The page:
If we analyze the results of previous study [7] shown with regard to the properties of sampling, localization, and transformation, we can obtain two characteristics.
The first is that a local region of a digital hologram contains information about the entire object. Second is that it has a frequency characteristic that is different from natural images. From such characteristics, the following conclusions can be made. Because the local region of a digital hologram includes information for the entire object, we must encrypt the entire hologram rather than a segment of the hologram.
Fig. 5 shows the scrambling schemes in the Fresnel domain. The encryption methodology is the following:
1) Fresnel transform
2) Selection of encrypted region
3) Encryption using block cipher
4) Inverse Fresnel transform
[Fig. 5.] Methodology and procedure for Fresnel-domain scrambling. CGH: computer-generated hologram.
Fig. 6 shows a Fresnel transform result image. As shown in Fig. 6, the result from DFT of a digital hologram shows a similar image to the original one in the right bottom part. Using this characteristic, this paper proposes a scrambling scheme in the DFT domain.
To apply the proposed algorithm, digital holograms of 3D objects (depth map, intensity) are generated using the CGH method. The proposed algorithm is applied to them. The encryption results are verified numerically using the peak noise-to-signal ratio and normalized correlation. In addition to the numerical statistics, visual observation is used to determine the encryption efficiency. The size of a digital hologram is 1,024×1,024 pixels.
We divided the digital hologram into three regions in the DFT domain, whose scheme is shown in Fig. 7. Here, we are scrambling the “object” region. The scrambling results are shown in Fig. 7 for all of the three regions. As can be seen from the figure, the scrambling effect is highest in the “Object” region. Fig. 8 shows several examples of the reconstructed images after scrambling for the three regions.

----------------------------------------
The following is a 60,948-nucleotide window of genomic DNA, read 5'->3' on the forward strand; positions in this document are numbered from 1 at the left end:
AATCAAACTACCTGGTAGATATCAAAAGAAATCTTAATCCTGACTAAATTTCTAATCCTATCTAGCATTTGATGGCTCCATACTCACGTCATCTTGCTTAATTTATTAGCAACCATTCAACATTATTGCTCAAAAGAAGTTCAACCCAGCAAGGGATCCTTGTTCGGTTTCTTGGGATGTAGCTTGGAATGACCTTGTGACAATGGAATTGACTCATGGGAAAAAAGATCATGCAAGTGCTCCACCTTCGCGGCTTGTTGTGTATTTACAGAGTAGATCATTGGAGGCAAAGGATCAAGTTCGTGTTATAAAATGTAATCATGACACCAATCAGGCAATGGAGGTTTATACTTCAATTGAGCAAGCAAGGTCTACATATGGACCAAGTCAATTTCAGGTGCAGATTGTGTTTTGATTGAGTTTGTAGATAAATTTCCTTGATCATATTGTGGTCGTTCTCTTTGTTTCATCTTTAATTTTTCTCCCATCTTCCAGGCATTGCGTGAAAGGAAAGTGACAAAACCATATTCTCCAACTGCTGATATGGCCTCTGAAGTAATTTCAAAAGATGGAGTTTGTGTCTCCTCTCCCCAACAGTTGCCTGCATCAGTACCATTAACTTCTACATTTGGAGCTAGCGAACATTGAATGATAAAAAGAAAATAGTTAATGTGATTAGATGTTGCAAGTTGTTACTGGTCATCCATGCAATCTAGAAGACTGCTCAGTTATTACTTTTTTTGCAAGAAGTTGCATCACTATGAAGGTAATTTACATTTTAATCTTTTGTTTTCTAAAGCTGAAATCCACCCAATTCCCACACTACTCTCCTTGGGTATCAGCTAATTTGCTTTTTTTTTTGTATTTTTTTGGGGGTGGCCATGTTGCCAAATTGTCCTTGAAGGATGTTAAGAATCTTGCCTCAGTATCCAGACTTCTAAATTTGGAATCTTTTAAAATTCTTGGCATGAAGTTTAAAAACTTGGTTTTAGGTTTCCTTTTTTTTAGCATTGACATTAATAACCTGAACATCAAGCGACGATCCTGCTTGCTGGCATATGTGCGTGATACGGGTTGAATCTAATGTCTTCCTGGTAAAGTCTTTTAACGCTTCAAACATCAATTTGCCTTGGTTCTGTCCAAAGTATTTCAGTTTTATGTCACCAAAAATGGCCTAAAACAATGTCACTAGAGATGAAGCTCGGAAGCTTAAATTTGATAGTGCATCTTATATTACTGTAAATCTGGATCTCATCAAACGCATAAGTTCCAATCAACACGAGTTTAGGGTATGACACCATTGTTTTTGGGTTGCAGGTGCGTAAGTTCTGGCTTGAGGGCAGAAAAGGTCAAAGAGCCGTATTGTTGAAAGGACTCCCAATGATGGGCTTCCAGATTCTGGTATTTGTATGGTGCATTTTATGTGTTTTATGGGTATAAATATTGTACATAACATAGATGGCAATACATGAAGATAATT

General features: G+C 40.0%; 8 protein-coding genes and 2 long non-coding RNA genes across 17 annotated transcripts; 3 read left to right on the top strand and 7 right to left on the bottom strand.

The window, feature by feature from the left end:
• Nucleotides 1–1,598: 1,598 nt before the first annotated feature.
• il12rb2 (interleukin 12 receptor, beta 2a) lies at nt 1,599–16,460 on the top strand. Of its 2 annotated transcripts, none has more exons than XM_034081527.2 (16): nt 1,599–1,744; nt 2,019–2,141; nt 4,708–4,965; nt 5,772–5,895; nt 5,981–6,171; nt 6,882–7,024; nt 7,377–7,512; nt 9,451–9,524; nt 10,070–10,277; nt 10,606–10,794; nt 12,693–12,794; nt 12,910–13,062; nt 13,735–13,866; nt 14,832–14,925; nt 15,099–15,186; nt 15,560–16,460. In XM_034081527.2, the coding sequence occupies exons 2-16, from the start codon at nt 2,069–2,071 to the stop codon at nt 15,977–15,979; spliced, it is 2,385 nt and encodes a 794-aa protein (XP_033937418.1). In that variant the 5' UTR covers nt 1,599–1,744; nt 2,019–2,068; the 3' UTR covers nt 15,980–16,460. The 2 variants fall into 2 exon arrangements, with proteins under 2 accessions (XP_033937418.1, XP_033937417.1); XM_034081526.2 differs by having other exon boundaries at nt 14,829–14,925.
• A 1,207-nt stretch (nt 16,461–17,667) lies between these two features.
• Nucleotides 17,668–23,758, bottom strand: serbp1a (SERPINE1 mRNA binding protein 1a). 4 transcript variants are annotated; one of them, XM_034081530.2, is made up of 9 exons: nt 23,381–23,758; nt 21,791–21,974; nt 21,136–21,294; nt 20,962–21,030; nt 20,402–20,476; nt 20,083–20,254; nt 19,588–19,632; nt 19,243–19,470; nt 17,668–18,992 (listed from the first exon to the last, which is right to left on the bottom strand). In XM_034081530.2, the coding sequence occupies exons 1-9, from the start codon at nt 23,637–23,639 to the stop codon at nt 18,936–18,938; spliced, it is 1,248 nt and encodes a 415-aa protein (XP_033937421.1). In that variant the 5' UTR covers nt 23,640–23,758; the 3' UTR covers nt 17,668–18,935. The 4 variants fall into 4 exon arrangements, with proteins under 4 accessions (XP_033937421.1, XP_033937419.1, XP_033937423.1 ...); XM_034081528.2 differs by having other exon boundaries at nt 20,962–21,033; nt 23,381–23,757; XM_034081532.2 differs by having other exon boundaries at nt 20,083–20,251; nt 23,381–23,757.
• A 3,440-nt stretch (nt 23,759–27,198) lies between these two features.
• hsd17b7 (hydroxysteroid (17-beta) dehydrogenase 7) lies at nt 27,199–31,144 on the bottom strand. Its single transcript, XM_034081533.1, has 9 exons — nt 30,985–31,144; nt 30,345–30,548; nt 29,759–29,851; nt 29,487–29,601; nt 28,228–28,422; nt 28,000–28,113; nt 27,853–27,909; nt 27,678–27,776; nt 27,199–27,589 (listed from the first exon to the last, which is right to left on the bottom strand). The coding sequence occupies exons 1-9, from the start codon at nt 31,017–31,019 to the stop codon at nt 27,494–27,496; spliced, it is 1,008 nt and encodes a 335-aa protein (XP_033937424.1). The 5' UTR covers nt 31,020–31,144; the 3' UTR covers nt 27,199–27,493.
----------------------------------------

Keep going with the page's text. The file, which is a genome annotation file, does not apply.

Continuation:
This paper introduced several methods for scrambling a digital hologram in the frequency domain as well as the spatial domain. For the frequency domain, both 2DDCT and 2DDFT were considered. The purpose of this study was to find a scrambling method with the highest efficiency and lowest cost with the requirement of hiding the image information unrecognizably. The reason for considering the frequency domain is that a transform to the frequency domain concentrates the energy of the image to a certain frequency band(s), and it is more efficient to disturb the information in the higher energy coefficients.
Consequently, the GDCT/DFT-domain scrambling schemes can be used efficiently to encrypt the digital hologram. The frequency-domain schemes are especially suitable when used during the data compression process (on-site scrambling), which includes the DFT-domain scheme.